I trust I may be pardoned for being thus prolix; but surely, we who are
actually on the scene of events ought not to be more ignorant of what is
going on in our immediate neighbourhood than our friends who are so many
thousands of miles removed from it.

I cannot say much of the Coreans, for, in the first place, the usual
sources of information are almost silent on the subject, there being
about only one reliable English work on Corea; and secondly we have no
means, had we the desire, to study this people, who are so jealous of
their women that they wont allow you to approach within a mile of their
dwellings. On one occasion I remember I sought, for the purposes of this
present narrative, to set aside this prohibition, and feigning ignorance
of it I penetrated to the outskirts of a village, when half-a-dozen big
fellows rushing up to me, and gesticulating, I thought it advisable to
"boom off." However, I saw what I had ventured thus far to see,
notwithstanding--one of their women; but I am afraid an ugly specimen of
the sex. So far does this feeling prevail that they would not permit
even our admiral's lady to satisfy a woman's curiosity about women;
though the chief of the village did condescend to allow her to sit
beside him on his mat, and even went so far as to offer her a _smoke of
his pipe_.

One of the accounts of their origin is peculiar. A certain beautiful
goddess once descended from the celestial regions and sojourned in
Corea. But it would appear that she left her hat behind, for shortly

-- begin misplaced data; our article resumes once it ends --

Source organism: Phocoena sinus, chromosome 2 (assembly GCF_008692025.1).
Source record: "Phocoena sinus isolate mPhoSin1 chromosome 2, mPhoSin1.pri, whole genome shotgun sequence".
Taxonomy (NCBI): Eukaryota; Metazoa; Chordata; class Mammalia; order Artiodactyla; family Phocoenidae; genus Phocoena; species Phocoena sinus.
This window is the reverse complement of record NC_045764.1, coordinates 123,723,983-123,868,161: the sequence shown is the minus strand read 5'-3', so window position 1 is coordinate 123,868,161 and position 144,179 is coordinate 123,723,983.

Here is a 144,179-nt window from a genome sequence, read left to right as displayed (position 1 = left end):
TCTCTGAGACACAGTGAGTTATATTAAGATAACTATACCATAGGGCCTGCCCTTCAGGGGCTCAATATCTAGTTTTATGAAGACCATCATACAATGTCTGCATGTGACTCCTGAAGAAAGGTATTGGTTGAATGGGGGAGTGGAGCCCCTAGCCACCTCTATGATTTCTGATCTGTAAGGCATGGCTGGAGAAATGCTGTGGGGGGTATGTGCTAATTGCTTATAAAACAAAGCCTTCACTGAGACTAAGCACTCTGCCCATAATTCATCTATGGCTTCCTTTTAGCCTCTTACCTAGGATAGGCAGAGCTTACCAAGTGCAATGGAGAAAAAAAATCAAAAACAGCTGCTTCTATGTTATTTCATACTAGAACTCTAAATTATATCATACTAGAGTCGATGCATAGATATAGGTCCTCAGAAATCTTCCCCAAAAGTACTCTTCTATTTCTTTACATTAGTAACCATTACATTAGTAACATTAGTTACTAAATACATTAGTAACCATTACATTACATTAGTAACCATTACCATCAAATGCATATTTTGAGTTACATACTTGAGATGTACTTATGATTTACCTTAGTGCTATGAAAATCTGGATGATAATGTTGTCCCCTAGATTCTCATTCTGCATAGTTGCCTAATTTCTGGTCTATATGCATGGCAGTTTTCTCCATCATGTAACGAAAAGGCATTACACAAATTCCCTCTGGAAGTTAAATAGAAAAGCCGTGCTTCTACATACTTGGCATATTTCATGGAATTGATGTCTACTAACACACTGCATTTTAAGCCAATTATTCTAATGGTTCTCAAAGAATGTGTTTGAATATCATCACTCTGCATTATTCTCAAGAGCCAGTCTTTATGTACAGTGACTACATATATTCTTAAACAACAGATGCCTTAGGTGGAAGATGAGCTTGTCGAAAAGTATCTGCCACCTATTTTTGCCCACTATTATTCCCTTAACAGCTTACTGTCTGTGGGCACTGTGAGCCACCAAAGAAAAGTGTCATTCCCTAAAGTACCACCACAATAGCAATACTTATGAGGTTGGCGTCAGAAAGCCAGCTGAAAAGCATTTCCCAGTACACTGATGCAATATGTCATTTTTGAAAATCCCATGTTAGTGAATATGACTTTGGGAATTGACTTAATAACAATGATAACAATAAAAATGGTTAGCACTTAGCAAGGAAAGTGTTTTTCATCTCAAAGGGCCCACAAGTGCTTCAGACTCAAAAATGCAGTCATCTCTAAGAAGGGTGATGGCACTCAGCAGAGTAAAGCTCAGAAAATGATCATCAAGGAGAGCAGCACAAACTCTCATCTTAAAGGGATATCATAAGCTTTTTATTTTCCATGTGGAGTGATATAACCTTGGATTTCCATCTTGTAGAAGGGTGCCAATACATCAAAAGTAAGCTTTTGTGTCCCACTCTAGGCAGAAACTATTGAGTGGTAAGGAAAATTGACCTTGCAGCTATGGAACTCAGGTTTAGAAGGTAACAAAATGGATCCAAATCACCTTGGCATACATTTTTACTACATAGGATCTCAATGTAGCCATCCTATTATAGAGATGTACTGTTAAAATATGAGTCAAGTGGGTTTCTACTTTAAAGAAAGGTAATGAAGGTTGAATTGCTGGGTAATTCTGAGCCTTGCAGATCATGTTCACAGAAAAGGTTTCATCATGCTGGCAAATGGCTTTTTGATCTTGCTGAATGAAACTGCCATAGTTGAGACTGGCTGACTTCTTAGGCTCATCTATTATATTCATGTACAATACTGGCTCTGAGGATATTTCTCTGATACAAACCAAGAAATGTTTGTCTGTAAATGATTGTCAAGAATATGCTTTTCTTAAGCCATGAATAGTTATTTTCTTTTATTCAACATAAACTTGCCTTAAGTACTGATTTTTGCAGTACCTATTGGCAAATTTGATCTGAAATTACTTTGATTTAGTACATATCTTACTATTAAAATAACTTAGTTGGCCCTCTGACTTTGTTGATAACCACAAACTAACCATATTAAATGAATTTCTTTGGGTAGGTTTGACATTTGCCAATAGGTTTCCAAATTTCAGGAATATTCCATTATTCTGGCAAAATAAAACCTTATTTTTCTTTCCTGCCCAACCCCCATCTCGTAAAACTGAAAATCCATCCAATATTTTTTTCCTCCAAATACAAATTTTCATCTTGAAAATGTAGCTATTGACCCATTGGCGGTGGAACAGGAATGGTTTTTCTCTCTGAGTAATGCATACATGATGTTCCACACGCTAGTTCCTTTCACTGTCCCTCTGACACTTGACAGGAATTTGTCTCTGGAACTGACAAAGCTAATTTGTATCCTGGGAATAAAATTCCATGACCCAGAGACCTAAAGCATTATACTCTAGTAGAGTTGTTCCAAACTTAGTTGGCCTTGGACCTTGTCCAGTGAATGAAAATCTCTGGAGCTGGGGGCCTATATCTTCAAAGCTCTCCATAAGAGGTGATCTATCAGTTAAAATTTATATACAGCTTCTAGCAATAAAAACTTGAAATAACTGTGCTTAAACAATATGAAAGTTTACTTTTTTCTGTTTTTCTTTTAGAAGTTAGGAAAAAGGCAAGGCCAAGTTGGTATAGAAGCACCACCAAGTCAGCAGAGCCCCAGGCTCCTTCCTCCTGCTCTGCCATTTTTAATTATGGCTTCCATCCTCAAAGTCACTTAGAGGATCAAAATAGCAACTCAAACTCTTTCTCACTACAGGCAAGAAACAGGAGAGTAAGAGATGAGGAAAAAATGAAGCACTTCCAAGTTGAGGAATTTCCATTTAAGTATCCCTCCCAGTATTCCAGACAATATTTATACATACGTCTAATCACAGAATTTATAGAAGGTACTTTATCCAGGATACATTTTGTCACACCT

after arrival she received a sun-stroke, which caused her to lay an egg
of abnormal size, out of which there stepped--minerva-like--a full blown
Corean of gigantic stature. This young fellow, in one of his incursions
into the mountains, one day returned to his mamma with a beautiful
white-skinned maid whom he had picked up in a fairy bower. His mother
was not at all pleased--so the story goes--with this maid of earth, and
made it so hot for her that in a fit of rage the son, whom she had
hatched with such tender solicitude, slew her. Remorseful at the deed,
he swore that henceforth a similar misfortune should never again occur
to any man; hence the seclusion of the women. I need scarcely add that
from this stalwart first Corean and his pale bride all the present race
is descended.

The mandarin at Gen San came on board, attended with great
ceremony--flags, banners, pennons, soldiers, and trumpeters, in boat
loads; the latter gentlemen being furnished with brass instruments, such
as angels are usually depicted with, but which can be made to shut up
like a telescope to vary the music. The men are certainly a fine
race--tall and upright as an arrow, and rather intelligent looking than
otherwise. They wear long coarsely-fabricated, white cotton garments,
split up behind, in front and on the hips--all tails in fact; but the
great national peculiarity seems to be the hats, some made of bamboo,
others of horse hair, of very delicate net or gauze work, and shaped
like a reversed flower pot with a rim attached. Its purpose cannot be to
keep the head warm, to protect it from the rain, or to answer any other
purpose to which a hat may be applied: for instance you could not get a
drink of water by means of it, nor would it serve as a pillow. The
ordinary color of these hats is black, but in consequence of the queen's
demise they now don a white one--white being, as in China, the symbol of
mourning. Some who cannot afford, or have not the inclination, to
purchase a white one, paste a patch of white paper over the crown of the
black one which answers the purpose just as well.

They betray a weakness for rum, and a knowledge of the vessels in which
it is usually issued on board a man-of-war, scarcely credited of a